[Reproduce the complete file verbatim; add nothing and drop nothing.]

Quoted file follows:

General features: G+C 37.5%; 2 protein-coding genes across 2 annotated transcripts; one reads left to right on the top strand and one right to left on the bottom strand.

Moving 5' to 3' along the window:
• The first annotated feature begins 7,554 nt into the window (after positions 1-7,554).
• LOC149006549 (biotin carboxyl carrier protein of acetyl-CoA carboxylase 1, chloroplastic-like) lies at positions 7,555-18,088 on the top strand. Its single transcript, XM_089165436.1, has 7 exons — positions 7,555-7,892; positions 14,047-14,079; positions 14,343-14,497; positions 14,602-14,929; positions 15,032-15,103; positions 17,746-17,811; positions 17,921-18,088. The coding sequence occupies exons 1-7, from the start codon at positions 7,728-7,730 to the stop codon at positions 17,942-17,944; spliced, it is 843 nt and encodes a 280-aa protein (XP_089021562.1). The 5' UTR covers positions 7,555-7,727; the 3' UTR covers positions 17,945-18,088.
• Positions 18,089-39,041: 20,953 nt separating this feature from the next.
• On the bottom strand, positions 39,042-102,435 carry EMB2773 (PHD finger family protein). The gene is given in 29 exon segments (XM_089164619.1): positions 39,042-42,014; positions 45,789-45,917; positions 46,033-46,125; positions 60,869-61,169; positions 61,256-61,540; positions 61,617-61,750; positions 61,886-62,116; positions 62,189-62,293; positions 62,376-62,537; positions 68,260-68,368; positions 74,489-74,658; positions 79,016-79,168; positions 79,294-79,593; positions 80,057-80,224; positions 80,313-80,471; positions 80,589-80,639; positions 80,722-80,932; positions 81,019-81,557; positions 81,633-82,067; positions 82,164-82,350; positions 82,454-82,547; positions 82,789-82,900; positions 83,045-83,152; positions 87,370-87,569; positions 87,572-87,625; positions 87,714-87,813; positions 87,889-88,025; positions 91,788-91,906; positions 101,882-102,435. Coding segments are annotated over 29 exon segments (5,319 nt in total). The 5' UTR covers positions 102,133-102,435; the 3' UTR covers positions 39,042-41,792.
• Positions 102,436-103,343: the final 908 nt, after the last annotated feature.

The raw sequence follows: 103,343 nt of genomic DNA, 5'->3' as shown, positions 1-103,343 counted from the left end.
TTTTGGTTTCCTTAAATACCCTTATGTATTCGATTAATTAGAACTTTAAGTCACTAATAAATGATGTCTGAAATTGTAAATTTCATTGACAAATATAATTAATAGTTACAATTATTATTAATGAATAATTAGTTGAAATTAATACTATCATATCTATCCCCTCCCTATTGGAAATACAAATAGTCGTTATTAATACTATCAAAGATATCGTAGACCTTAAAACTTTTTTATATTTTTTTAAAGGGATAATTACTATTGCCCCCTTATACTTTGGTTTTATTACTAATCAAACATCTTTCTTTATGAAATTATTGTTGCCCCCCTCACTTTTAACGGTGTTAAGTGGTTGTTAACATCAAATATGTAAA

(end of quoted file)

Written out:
General features: G+C 37.5%; 2 protein-coding genes across 2 annotated transcripts; one reads left to right on the top strand and one right to left on the bottom strand.

Moving 5' to 3' along the window:
• The first annotated feature begins 7,554 nt into the window (after positions 1-7,554).
• LOC149006549 (biotin carboxyl carrier protein of acetyl-CoA carboxylase 1, chloroplastic-like) lies at positions 7,555-18,088 on the top strand. Its single transcript, XM_089165436.1, has 7 exons — positions 7,555-7,892; positions 14,047-14,079; positions 14,343-14,497; positions 14,602-14,929; positions 15,032-15,103; positions 17,746-17,811; positions 17,921-18,088. The coding sequence occupies exons 1-7, from the start codon at positions 7,728-7,730 to the stop codon at positions 17,942-17,944; spliced, it is 843 nt and encodes a 280-aa protein (XP_089021562.1). The 5' UTR covers positions 7,555-7,727; the 3' UTR covers positions 17,945-18,088.
• Positions 18,089-39,041: 20,953 nt separating this feature from the next.
• On the bottom strand, positions 39,042-102,435 carry EMB2773 (PHD finger family protein). The gene is given in 29 exon segments (XM_089164619.1): positions 39,042-42,014; positions 45,789-45,917; positions 46,033-46,125; positions 60,869-61,169; positions 61,256-61,540; positions 61,617-61,750; positions 61,886-62,116; positions 62,189-62,293; positions 62,376-62,537; positions 68,260-68,368; positions 74,489-74,658; positions 79,016-79,168; positions 79,294-79,593; positions 80,057-80,224; positions 80,313-80,471; positions 80,589-80,639; positions 80,722-80,932; positions 81,019-81,557; positions 81,633-82,067; positions 82,164-82,350; positions 82,454-82,547; positions 82,789-82,900; positions 83,045-83,152; positions 87,370-87,569; positions 87,572-87,625; positions 87,714-87,813; positions 87,889-88,025; positions 91,788-91,906; positions 101,882-102,435. Coding segments are annotated over 29 exon segments (5,319 nt in total). The 5' UTR covers positions 102,133-102,435; the 3' UTR covers positions 39,042-41,792.
• Positions 102,436-103,343: the final 908 nt, after the last annotated feature.

The raw sequence follows: 103,343 nt of genomic DNA, 5'->3' as shown, positions 1-103,343 counted from the left end.
TTTTGGTTTCCTTAAATACCCTTATGTATTCGATTAATTAGAACTTTAAGTCACTAATAAATGATGTCTGAAATTGTAAATTTCATTGACAAATATAATTAATAGTTACAATTATTATTAATGAATAATTAGTTGAAATTAATACTATCATATCTATCCCCTCCCTATTGGAAATACAAATAGTCGTTATTAATACTATCAAAGATATCGTAGACCTTAAAACTTTTTTATATTTTTTTAAAGGGATAATTACTATTGCCCCCTTATACTTTGGTTTTATTACTAATCAAACATCTTTCTTTATGAAATTATTGTTGCCCCCCTCACTTTTAACGGTGTTAAGTGGTTGTTAACATCAAATATGTAAA